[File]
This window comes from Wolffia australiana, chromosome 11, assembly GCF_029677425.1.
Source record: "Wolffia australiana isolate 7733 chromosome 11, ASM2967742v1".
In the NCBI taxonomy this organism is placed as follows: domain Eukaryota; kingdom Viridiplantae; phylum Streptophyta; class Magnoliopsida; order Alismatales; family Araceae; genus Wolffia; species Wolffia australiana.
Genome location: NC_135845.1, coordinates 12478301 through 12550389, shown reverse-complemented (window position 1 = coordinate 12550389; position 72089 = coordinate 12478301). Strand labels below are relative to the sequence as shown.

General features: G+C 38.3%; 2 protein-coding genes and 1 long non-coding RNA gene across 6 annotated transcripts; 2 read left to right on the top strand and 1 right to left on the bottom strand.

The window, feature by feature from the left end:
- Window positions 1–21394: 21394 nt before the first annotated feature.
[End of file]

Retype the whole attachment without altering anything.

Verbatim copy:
This window comes from Wolffia australiana, chromosome 11, assembly GCF_029677425.1.
Source record: "Wolffia australiana isolate 7733 chromosome 11, ASM2967742v1".
In the NCBI taxonomy this organism is placed as follows: domain Eukaryota; kingdom Viridiplantae; phylum Streptophyta; class Magnoliopsida; order Alismatales; family Araceae; genus Wolffia; species Wolffia australiana.
Genome location: NC_135845.1, coordinates 12478301 through 12550389, shown reverse-complemented (window position 1 = coordinate 12550389; position 72089 = coordinate 12478301). Strand labels below are relative to the sequence as shown.

General features: G+C 38.3%; 2 protein-coding genes and 1 long non-coding RNA gene across 6 annotated transcripts; 2 read left to right on the top strand and 1 right to left on the bottom strand.

The window, feature by feature from the left end:
- Window positions 1–21394: 21394 nt before the first annotated feature.